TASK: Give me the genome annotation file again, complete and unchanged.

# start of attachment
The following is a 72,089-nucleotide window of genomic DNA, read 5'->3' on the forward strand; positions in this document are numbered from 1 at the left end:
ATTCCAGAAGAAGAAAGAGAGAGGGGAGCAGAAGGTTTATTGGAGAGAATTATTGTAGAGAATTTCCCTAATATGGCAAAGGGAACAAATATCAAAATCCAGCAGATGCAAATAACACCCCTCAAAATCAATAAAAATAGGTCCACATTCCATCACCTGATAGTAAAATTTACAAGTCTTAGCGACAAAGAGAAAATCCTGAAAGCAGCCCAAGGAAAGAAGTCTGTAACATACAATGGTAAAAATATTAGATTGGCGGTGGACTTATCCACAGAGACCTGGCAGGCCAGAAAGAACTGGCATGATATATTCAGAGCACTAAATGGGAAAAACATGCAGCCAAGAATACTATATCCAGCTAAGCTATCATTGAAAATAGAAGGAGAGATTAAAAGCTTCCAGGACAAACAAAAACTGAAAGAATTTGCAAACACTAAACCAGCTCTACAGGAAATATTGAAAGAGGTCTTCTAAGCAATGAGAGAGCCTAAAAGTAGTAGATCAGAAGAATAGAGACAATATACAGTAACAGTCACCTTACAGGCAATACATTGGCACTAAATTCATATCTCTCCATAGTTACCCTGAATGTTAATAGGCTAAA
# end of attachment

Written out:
The following is a 72,089-nucleotide window of genomic DNA, read 5'->3' on the forward strand; positions in this document are numbered from 1 at the left end:
ATTCCAGAAGAAGAAAGAGAGAGGGGAGCAGAAGGTTTATTGGAGAGAATTATTGTAGAGAATTTCCCTAATATGGCAAAGGGAACAAATATCAAAATCCAGCAGATGCAAATAACACCCCTCAAAATCAATAAAAATAGGTCCACATTCCATCACCTGATAGTAAAATTTACAAGTCTTAGCGACAAAGAGAAAATCCTGAAAGCAGCCCAAGGAAAGAAGTCTGTAACATACAATGGTAAAAATATTAGATTGGCGGTGGACTTATCCACAGAGACCTGGCAGGCCAGAAAGAACTGGCATGATATATTCAGAGCACTAAATGGGAAAAACATGCAGCCAAGAATACTATATCCAGCTAAGCTATCATTGAAAATAGAAGGAGAGATTAAAAGCTTCCAGGACAAACAAAAACTGAAAGAATTTGCAAACACTAAACCAGCTCTACAGGAAATATTGAAAGAGGTCTTCTAAGCAATGAGAGAGCCTAAAAGTAGTAGATCAGAAGAATAGAGACAATATACAGTAACAGTCACCTTACAGGCAATACATTGGCACTAAATTCATATCTCTCCATAGTTACCCTGAATGTTAATAGGCTAAA